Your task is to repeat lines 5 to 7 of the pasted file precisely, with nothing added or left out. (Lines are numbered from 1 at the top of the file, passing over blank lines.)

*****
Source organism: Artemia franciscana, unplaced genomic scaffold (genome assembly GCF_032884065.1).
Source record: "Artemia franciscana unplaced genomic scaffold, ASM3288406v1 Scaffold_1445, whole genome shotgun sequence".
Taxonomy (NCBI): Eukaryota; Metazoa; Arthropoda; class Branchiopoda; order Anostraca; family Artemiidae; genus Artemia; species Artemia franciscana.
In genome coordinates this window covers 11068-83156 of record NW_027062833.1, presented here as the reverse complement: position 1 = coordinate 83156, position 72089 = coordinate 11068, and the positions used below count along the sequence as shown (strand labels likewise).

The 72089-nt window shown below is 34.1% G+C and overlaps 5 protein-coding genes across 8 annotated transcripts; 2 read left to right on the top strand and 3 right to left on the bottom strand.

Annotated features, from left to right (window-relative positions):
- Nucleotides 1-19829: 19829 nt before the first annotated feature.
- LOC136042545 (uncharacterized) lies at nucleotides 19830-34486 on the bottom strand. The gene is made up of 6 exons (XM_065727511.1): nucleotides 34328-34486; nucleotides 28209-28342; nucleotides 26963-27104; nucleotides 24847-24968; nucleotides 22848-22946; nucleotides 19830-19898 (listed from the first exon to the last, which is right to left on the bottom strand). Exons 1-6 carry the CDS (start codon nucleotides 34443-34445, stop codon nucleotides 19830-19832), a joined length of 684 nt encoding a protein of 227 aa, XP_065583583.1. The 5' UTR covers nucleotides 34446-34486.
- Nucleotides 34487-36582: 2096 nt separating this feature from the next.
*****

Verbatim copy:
The 72089-nt window shown below is 34.1% G+C and overlaps 5 protein-coding genes across 8 annotated transcripts; 2 read left to right on the top strand and 3 right to left on the bottom strand.

Annotated features, from left to right (window-relative positions):
- Nucleotides 1-19829: 19829 nt before the first annotated feature.